A Tale of Two Welcomes

Joe Writes . . .

Paddling the Grand, a bit short of Portland, we came upon a lovely oasis and anblog pic sign invitation to pause and rest. While ‘No Trespassing’ signs are common along the river’s bank, a homemade sign here urged us to “PLEASE STOP AND ENJOY.” A bench was provided for just that purpose. A plaque identified the spot as Judy’s Bend, named in honor of Judy Wight – a nurse, judging by her likeness on the plaque – who must have loved the Grand and perhaps this spot in particular. A well-maintained shrine protected the plaque from the elements and there were two statues, I think they represented Jesus and St. Christopher, the patron saint of travelers. The plaque stated that Judy Wight now “dances in the ripples and sings in the breeze.”

Nice stuff. Welcoming and peaceful. The world would be a better place if there weremore such opportunities for reflection and refreshment.

At the end of the day’s paddle we hopped in my brother’s car and drove back to where we started to retrieve my truck. We did so, and on our way back to load the Billie V (our canoe) we came across a pick-up truck parked in front of a clean-looking ranch home. The truck’s entire rear window – a big window – was filled with a decal in the shape of the continental United States. In big vinyl letters the window sticker proclaimed, “F_ _ _  OFF, WE’RE FULL,” an obvious reference to our southern border.

The problem is not that the truck’s owner and I disagree on immigration issues. No, the decal is abhorrent  on several more basic fronts. Consider that young children are being casually-exposed to vile language every time the truck is used to pick up a quart of milk from the grocery store. “Daddy, what does ‘f_ _ _  off’ mean?” My parents taught me better than that. The decal’s message is also untrue. Labor shortages are very real for some industries because fewer immigrant workers are coming here to work. Finally, I wonder if the truck’s owner is Native American. If not, then his ancestors were immigrants themselves at some point. Should they have been told to f _ _ _  off, too?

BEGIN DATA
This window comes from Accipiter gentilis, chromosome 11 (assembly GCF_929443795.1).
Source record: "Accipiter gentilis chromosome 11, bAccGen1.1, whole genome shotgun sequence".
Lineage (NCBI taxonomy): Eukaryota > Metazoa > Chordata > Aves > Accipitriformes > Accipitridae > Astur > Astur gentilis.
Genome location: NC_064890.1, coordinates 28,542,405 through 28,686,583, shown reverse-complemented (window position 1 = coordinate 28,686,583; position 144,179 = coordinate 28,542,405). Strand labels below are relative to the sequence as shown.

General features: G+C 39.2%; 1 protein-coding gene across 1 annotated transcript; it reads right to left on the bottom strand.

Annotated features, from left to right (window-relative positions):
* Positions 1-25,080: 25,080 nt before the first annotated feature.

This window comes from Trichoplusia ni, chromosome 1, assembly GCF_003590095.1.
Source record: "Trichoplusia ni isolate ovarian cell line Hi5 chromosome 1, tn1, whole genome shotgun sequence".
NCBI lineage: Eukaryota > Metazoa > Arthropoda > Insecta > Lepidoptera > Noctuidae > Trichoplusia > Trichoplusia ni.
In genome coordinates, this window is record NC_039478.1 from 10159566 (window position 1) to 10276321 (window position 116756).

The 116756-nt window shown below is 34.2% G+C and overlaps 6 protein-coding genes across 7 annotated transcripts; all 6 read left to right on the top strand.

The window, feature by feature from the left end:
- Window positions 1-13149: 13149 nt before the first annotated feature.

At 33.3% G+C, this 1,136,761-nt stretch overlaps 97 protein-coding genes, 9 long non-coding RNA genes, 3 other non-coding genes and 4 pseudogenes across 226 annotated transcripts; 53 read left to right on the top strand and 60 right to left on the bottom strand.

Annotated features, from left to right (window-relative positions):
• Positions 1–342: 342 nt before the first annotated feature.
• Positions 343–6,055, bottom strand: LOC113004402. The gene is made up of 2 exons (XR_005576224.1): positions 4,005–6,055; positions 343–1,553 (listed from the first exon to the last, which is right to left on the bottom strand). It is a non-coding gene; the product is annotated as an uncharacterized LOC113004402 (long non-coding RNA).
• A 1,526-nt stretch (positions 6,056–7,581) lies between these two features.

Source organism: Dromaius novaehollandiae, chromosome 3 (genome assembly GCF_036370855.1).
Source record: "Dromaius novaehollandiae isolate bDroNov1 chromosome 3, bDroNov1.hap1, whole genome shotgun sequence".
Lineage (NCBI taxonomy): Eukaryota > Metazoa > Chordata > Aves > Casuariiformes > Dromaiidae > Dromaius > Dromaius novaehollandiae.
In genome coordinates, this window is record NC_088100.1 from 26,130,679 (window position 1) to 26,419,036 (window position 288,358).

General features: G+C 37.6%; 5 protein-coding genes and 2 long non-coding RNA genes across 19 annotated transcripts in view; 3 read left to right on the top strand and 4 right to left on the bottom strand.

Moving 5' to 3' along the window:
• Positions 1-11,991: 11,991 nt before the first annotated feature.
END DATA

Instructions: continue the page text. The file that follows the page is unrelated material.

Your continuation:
So, a tale of two welcomes, indeed. One uplifting, the other base and depressing. I offer a sincere “thank you” to the conveyor of the former, and a hearty “shame on you” to the latter.

blog pic shrine

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Joe@lengthofthegrand.com (Joe Neely)

Tom@lengthofthegrand.com (Tom Neely)

 

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This entry was posted in Environment, Michigan, nature, rivers, Uncategorized and tagged , , , , , . Bookmark the permalink.

2 Responses to A Tale of Two Welcomes

  1. Thanks for sharing this insightful paddle. Like you, I feel the “F” bomb is dropped into common conversations and assaults the eyes and ears way more than it should. Once deemed “BAD” language and offensive now is so common everywhere in the world (even in trains in the Netherlands mixed with the Dutch language).

    The note about the wayside stop is enlightening that joy and peace and love can still exist in this vile world. May we all find a softer place in policy for the hard working immigration people looking to find freedom and bright future in the United States of America. I fought to protect everyone not just the views of the most current administration or the guy in that pick up truck you saw.

    Safe paddles on the Grand.

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